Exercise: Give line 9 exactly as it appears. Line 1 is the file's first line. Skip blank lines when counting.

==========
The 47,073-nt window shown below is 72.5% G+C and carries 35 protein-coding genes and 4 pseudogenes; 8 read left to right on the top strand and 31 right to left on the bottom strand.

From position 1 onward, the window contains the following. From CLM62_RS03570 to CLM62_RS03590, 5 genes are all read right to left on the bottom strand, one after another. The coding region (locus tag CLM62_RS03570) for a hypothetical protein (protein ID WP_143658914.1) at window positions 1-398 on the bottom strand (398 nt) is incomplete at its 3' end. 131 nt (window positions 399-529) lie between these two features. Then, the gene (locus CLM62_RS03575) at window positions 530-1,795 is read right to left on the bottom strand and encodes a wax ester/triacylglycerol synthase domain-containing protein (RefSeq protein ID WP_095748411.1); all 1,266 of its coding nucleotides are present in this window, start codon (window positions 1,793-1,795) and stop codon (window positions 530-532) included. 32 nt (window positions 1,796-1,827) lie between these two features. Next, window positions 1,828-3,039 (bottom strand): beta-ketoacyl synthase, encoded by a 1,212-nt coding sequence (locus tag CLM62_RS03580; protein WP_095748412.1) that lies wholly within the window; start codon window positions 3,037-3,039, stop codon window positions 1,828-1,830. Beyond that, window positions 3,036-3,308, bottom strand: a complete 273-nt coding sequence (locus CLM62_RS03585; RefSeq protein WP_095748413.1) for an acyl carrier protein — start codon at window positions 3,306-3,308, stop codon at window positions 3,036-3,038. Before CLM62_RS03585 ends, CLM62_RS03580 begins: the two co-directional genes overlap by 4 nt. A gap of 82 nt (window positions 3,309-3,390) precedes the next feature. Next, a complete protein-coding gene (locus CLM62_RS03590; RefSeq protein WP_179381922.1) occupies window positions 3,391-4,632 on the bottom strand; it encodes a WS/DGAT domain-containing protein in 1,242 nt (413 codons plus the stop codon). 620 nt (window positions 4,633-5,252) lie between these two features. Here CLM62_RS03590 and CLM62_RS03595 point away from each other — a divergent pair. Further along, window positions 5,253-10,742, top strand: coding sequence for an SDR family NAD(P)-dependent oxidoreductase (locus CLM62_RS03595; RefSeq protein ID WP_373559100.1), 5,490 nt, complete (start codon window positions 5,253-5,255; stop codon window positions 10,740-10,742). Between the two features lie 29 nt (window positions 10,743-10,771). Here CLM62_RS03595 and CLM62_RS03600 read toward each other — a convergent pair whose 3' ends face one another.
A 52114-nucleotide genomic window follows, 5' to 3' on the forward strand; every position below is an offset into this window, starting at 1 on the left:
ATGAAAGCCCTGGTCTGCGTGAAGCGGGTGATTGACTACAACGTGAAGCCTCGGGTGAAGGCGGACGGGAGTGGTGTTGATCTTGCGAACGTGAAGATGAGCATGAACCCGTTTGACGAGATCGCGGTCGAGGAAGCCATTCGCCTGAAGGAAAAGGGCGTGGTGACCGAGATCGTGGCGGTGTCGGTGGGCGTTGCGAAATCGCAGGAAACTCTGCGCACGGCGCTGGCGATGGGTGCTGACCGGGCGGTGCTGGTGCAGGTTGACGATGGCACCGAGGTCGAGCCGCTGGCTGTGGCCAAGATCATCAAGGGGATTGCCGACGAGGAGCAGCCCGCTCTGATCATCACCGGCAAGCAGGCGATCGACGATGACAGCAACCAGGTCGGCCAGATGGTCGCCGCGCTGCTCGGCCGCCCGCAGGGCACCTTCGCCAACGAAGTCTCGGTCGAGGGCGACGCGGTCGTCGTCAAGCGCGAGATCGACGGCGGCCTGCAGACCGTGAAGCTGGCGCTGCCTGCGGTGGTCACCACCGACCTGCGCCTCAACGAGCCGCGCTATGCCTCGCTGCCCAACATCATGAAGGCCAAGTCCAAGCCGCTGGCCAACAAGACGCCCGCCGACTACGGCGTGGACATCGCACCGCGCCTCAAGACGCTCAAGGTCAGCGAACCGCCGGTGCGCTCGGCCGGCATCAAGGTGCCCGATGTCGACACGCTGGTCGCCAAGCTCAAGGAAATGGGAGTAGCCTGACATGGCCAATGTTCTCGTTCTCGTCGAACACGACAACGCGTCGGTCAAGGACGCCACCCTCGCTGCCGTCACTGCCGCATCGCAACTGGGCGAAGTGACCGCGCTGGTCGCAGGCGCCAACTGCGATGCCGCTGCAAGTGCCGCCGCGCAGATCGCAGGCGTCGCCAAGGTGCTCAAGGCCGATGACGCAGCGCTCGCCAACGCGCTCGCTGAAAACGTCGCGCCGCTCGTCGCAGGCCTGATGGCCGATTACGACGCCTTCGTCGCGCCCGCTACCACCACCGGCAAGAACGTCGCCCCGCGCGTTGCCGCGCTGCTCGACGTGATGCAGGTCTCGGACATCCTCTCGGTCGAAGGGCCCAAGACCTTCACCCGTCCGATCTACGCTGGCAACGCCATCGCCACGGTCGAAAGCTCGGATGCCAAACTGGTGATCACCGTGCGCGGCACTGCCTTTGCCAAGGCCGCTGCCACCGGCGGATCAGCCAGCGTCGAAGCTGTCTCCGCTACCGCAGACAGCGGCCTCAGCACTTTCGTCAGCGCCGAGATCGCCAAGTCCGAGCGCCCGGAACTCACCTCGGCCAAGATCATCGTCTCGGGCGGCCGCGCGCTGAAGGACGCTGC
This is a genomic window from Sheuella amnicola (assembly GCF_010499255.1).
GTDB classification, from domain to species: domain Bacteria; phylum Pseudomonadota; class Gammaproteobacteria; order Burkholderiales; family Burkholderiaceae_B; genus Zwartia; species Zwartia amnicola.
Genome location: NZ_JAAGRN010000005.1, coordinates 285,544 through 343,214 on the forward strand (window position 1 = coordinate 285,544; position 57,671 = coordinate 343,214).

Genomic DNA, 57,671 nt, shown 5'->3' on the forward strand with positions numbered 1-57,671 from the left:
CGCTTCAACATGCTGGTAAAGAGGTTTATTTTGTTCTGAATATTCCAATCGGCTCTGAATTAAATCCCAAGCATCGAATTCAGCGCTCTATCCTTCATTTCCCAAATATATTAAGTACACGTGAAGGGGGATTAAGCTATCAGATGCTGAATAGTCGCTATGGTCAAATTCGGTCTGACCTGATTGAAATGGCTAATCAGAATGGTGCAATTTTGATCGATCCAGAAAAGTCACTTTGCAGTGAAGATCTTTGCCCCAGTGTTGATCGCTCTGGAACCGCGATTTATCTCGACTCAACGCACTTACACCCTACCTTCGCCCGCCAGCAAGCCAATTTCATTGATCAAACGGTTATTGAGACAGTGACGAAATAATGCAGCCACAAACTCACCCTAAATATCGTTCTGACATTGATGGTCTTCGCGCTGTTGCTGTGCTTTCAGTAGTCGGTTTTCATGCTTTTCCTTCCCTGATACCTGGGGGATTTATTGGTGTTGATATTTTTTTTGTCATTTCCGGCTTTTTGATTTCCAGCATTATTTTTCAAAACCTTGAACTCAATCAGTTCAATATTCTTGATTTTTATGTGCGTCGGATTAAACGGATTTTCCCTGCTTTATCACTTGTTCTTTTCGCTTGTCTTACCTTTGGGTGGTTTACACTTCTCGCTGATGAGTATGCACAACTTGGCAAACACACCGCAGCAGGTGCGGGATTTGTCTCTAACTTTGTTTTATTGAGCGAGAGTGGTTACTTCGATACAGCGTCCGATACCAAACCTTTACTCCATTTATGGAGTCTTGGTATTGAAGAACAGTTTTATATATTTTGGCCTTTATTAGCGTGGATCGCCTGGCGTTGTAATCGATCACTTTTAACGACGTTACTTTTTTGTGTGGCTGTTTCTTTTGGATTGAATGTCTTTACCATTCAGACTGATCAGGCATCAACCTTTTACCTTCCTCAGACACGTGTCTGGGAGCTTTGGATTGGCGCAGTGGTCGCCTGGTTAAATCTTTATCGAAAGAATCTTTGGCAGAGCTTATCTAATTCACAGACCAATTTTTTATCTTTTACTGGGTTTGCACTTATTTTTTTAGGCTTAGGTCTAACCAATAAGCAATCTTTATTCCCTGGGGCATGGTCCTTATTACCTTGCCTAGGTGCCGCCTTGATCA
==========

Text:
CGCTTCAACATGCTGGTAAAGAGGTTTATTTTGTTCTGAATATTCCAATCGGCTCTGAATTAAATCCCAAGCATCGAATTCAGCGCTCTATCCTTCATTTCCCAAATATATTAAGTACACGTGAAGGGGGATTAAGCTATCAGATGCTGAATAGTCGCTATGGTCAAATTCGGTCTGACCTGATTGAAATGGCTAATCAGAATGGTGCAATTTTGATCGATCCAGAAAAGTCACTTTGCAGTGAAGATCTTTGCCCCAGTGTTGATCGCTCTGGAACCGCGATTTATCTCGACTCAACGCACTTACACCCTACCTTCGCCCGCCAGCAAGCCAATTTCATTGATCAAACGGTTATTGAGACAGTGACGAAATAATGCAGCCACAAACTCACCCTAAATATCGTTCTGACATTGATGGTCTTCGCGCTGTTGCTGTGCTTTCAGTAGTCGGTTTTCATGCTTTTCCTTCCCTGATACCTGGGGGATTTATTGGTGTTGATATTTTTTTTGTCATTTCCGGCTTTTTGATTTCCAGCATTATTTTTCAAAACCTTGAACTCAATCAGTTCAATATTCTTGATTTTTATGTGCGTCGGATTAAACGGATTTTCCCTGCTTTATCACTTGTTCTTTTCGCTTGTCTTACCTTTGGGTGGTTTACACTTCTCGCTGATGAGTATGCACAACTTGGCAAACACACCGCAGCAGGTGCGGGATTTGTCTCTAACTTTGTTTTATTGAGCGAGAGTGGTTACTTCGATACAGCGTCCGATACCAAACCTTTACTCCATTTATGGAGTCTTGGTATTGAAGAACAGTTTTATATATTTTGGCCTTTATTAGCGTGGATCGCCTGGCGTTGTAATCGATCACTTTTAACGACGTTACTTTTTTGTGTGGCTGTTTCTTTTGGATTGAATGTCTTTACCATTCAGACTGATCAGGCATCAACCTTTTACCTTCCTCAGACACGTGTCTGGGAGCTTTGGATTGGCGCAGTGGTCGCCTGGTTAAATCTTTATCGAAAGAATCTTTGGCAGAGCTTATCTAATTCACAGACCAATTTTTTATCTTTTACTGGGTTTGCACTTATTTTTTTAGGCTTAGGTCTAACCAATAAGCAATCTTTATTCCCTGGGGCATGGTCCTTATTACCTTGCCTAGGTGCCGCCTTGATCA